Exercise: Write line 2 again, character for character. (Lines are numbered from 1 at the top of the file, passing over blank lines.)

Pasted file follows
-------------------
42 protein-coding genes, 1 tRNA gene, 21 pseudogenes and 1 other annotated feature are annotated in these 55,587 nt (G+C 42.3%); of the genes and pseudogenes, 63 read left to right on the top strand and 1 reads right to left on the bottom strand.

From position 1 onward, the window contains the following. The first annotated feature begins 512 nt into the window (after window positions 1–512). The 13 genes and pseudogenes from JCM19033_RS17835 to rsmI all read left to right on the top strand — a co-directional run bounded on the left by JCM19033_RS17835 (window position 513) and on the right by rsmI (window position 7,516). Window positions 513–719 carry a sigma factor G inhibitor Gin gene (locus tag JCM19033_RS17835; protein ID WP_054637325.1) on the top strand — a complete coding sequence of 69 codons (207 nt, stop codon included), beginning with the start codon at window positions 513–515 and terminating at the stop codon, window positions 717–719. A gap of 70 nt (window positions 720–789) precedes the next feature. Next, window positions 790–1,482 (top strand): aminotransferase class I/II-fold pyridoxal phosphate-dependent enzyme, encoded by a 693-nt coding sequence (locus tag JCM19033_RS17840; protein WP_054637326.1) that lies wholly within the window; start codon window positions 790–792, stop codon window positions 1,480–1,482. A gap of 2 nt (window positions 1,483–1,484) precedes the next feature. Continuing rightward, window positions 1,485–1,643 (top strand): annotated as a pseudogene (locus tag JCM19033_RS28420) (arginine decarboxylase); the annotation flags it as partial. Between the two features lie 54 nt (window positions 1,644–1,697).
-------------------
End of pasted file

From position 1 onward, the window contains the following. The first annotated feature begins 512 nt into the window (after window positions 1–512). The 13 genes and pseudogenes from JCM19033_RS17835 to rsmI all read left to right on the top strand — a co-directional run bounded on the left by JCM19033_RS17835 (window position 513) and on the right by rsmI (window position 7,516). Window positions 513–719 carry a sigma factor G inhibitor Gin gene (locus tag JCM19033_RS17835; protein ID WP_054637325.1) on the top strand — a complete coding sequence of 69 codons (207 nt, stop codon included), beginning with the start codon at window positions 513–515 and terminating at the stop codon, window positions 717–719. A gap of 70 nt (window positions 720–789) precedes the next feature. Next, window positions 790–1,482 (top strand): aminotransferase class I/II-fold pyridoxal phosphate-dependent enzyme, encoded by a 693-nt coding sequence (locus tag JCM19033_RS17840; protein WP_054637326.1) that lies wholly within the window; start codon window positions 790–792, stop codon window positions 1,480–1,482. A gap of 2 nt (window positions 1,483–1,484) precedes the next feature. Continuing rightward, window positions 1,485–1,643 (top strand): annotated as a pseudogene (locus tag JCM19033_RS28420) (arginine decarboxylase); the annotation flags it as partial. Between the two features lie 54 nt (window positions 1,644–1,697).